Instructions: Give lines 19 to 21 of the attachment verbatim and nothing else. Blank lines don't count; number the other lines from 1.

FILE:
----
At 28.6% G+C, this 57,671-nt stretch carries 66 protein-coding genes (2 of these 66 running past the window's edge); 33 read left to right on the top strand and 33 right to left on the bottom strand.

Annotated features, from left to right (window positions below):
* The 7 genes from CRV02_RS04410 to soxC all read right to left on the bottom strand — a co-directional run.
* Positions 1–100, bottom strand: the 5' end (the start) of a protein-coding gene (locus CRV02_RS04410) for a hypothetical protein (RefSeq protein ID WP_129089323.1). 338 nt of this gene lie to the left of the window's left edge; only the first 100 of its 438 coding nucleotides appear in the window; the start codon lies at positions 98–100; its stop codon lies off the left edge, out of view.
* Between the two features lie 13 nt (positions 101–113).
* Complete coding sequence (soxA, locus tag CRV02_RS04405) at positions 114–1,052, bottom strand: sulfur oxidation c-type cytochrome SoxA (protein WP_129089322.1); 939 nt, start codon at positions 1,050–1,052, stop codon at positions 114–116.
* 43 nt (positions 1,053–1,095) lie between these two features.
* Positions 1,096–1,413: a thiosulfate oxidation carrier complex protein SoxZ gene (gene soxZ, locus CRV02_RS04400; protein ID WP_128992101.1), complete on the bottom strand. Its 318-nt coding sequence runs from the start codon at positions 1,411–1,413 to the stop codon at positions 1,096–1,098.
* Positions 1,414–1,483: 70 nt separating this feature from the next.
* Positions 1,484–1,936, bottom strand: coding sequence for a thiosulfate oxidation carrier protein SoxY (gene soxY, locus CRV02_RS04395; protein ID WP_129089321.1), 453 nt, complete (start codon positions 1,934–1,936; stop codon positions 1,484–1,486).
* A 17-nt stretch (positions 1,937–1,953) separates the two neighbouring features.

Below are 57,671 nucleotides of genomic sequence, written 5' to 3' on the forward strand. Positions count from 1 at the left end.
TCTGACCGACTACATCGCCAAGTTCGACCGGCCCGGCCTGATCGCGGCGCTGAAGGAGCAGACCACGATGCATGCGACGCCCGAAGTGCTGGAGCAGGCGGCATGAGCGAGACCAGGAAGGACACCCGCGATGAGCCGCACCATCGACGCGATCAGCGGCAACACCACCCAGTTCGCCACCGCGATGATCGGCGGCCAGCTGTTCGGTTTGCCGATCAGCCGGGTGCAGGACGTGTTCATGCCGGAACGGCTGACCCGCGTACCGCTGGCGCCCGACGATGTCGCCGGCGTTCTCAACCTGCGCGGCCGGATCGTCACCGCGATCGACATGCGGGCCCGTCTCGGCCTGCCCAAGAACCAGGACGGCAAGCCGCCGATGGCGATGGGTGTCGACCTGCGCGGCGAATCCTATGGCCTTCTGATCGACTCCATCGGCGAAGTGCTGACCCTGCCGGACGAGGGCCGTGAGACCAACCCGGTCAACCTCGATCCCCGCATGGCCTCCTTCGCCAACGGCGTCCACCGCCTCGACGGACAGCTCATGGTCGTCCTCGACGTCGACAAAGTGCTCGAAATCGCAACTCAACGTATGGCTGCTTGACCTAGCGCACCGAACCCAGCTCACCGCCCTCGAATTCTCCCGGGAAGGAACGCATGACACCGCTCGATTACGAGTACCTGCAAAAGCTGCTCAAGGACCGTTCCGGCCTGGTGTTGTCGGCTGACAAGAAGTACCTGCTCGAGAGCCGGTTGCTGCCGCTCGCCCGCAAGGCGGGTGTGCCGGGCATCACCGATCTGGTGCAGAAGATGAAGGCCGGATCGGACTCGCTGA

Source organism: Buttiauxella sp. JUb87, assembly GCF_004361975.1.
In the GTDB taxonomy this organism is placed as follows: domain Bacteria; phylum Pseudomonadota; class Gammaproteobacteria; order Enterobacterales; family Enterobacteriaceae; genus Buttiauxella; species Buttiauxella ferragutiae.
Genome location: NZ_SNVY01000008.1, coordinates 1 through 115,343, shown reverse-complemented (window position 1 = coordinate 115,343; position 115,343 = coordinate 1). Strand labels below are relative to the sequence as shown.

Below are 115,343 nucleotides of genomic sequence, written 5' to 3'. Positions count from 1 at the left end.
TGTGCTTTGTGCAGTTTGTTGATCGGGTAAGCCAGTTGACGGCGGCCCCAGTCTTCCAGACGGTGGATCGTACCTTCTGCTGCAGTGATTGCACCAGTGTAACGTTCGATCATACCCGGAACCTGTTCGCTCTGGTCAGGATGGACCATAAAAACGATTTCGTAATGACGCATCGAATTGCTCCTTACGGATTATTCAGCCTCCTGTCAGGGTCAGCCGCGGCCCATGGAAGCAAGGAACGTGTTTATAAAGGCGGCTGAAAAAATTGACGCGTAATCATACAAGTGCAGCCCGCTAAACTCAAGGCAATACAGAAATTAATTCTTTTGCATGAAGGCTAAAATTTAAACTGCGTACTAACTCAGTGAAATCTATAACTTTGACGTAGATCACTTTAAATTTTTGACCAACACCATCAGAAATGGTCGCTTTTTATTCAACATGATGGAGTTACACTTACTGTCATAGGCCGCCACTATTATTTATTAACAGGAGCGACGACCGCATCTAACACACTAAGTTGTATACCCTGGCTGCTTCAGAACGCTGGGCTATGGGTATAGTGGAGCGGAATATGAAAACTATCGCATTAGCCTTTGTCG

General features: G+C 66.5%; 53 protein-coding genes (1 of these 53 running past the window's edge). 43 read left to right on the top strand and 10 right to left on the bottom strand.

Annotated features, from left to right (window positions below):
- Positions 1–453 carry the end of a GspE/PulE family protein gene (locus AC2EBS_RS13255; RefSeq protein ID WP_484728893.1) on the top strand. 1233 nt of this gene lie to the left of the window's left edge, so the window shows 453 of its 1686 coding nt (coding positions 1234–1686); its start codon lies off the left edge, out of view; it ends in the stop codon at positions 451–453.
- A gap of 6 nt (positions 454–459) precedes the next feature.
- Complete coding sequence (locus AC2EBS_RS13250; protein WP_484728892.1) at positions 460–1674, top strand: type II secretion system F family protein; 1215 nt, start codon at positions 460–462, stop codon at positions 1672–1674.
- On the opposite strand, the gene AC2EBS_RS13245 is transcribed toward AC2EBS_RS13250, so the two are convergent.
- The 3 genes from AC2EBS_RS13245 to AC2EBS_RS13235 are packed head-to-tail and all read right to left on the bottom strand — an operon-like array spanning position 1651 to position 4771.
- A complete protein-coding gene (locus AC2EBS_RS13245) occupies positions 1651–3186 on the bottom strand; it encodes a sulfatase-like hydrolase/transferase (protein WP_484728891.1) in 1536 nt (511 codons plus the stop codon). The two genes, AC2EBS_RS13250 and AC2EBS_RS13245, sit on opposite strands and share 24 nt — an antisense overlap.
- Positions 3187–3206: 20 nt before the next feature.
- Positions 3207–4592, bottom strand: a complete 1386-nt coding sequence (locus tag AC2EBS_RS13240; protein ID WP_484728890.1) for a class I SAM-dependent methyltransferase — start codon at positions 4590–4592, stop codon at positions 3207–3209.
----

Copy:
General features: G+C 66.5%; 53 protein-coding genes (1 of these 53 running past the window's edge). 43 read left to right on the top strand and 10 right to left on the bottom strand.

Annotated features, from left to right (window positions below):
- Positions 1–453 carry the end of a GspE/PulE family protein gene (locus AC2EBS_RS13255; RefSeq protein ID WP_484728893.1) on the top strand. 1233 nt of this gene lie to the left of the window's left edge, so the window shows 453 of its 1686 coding nt (coding positions 1234–1686); its start codon lies off the left edge, out of view; it ends in the stop codon at positions 451–453.